Message From Chancellor Gearhart Regarding University Advancement

For the past few months, the university’s Division of Finance and Administration and Division of University Advancement have been working to identify factors that caused a significant imbalance in the advancement division’s budget for fiscal year 2012, which ended on June 30. That process involved reviewing the advancement division’s financial records and budget management practices.

The review determined flaws in the division’s budget management process at the senior level. Those with ultimate budget oversight did not follow campus policies and inadequately monitored finances.  Consequently, the division lacked the financial resources sufficient to support the personnel growth it experienced in recent years in preparation for an upcoming capital campaign.

The division, which receives roughly half of its $10 million annual budget from investment revenues, had been using anticipated investment revenues to meet current budget obligations. Under that practice, the combination of over-commitments and the use of future revenues to close the division’s end-of-year budget gap compounded quickly.  With the ability to access future revenues exhausted, the advancement division finished the 2012 fiscal year on June 30 with a $3.1 million shortfall. Although the funds were properly used for advancement activities, this manner of budget management is imprudent and unacceptable.

The financial review found that while the practice should not have occurred, there was no indication of inappropriate expenditures or uses of funds. Rather, the division filled staffing needs while miscalculating the funding levels necessary to support those positions. The resulting imbalance was not detected because the division’s budget officers did not carefully monitor the flow of revenues and expenditures.  This was not, and is not, an acceptable practice.

The university had sufficient reserve funds to balance the division’s 2012 fiscal year deficit but the advancement division will have to restore those reserve funds over time. Along with that expectation, I am imposing a series of actions to ensure that the advancement division has the resources to sustain its important work and that it operates within its means. Those actions include the following:

  1. I have assumed direct management of the advancement division for the foreseeable future.
  2. The division’s budget will be managed directly by the Division of Finance and Administration and will include heightened monitoring of fiscal operations.
  3. The Vice Chancellor for University Advancement and the division’s budget officer have been reassigned to other duties for the remainder of the fiscal year when their appointments conclude.
  4. I am working with Provost Sharon Gaber, Vice Chancellor for Finance and Administration Don Pederson, and the university’s deans to develop a funding plan that will financially sustain the advancement division’s vital work in ways that continue to generate the resources our students, faculty, and staff need to be successful. Be assured that we will not be reducing campus budgets to address this situation. Instead, funds needed to close the gap between the advancement division’s current resources and needs will involve establishing a cost recovery assessment on certain types of future non-endowment cash gifts. This is a common and widely utilized practice for supporting — and reinvesting in — the cost of advancement work.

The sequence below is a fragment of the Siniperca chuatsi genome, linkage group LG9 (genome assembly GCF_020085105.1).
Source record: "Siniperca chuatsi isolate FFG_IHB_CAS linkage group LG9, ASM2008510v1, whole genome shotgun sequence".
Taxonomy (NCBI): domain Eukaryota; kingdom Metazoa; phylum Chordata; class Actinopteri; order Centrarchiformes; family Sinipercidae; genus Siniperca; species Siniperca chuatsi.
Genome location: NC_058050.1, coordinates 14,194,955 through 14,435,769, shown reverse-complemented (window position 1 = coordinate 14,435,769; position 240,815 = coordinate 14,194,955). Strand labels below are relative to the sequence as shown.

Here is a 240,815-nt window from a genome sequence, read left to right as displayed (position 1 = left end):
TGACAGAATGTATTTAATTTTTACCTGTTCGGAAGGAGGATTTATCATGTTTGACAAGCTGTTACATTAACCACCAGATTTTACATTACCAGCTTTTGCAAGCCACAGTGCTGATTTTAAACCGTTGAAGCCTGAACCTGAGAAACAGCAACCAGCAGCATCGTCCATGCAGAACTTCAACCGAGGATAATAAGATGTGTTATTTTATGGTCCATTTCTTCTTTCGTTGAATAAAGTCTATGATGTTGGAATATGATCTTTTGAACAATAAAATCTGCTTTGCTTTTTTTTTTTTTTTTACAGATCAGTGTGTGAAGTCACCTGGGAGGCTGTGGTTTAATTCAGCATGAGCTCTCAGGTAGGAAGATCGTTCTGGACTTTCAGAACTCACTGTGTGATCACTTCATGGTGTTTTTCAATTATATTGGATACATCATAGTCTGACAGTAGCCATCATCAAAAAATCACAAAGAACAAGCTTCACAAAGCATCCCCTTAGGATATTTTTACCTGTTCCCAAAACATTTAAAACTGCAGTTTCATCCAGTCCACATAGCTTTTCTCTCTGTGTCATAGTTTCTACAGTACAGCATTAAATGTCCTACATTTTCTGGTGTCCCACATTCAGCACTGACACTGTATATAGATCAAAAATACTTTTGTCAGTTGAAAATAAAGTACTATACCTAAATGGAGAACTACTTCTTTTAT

To be clear, the Vice Chancellor for University Advancement promptly notified me at the end of the 2012 fiscal year when he became aware of the shortfall in his division. In his new role, he will concentrate on completing plans for our upcoming capital campaign, a major project he has been focusing on for some time. His work should be completed within the next few months.

Like many of you, I am deeply disappointed by what occurred. The steps we have taken and will take will ensure the sound and prudent operation of the advancement division while also maintaining its high level of productivity. I ask that you continue to work with me and with your colleagues to perform the important work that we all do to support our students and our state.


Study Finds Discreet Shipping Used to Sell E-Cigarettes to Minors

Researchers at the U of A found businesses on TikTok are circumventing local, state and federal laws that restrict the individual sale of tobacco products.

Pat Johnson Named Bess Lomax Hawes National Heritage Fellowship Recipient

The U of A Libraries’ Arkansas Folk and Traditional Arts will host the 2024 Bess Lomax Hawes National Heritage Fellowship celebration on Thursday, June 13.

Monika Szakasits Retiring From the Law Library After 20 Years

Szakasits, associate director of the Young Law Library, is retiring at the end of May after 20 years of service. A reception will be held at 11 a.m. Friday, May 31, at the Six Pioneers Room of the Law School.

USDA-NIFA Grant Supports Microwave Tech to Zap Weed Seeds

Scientists and engineers with the Arkansas Agricultural Experiment Station are investigating the use of 915 MHz microwaves to neutralize weed seeds underground, including those that are herbicide resistant.

Political Science's Bayram Named a Leader for the International Studies Association

A. Burcu Bayram, professor of international relations for the Department of Political Science, has been elected as the vice president and section chair of the International Studies Association.

News Daily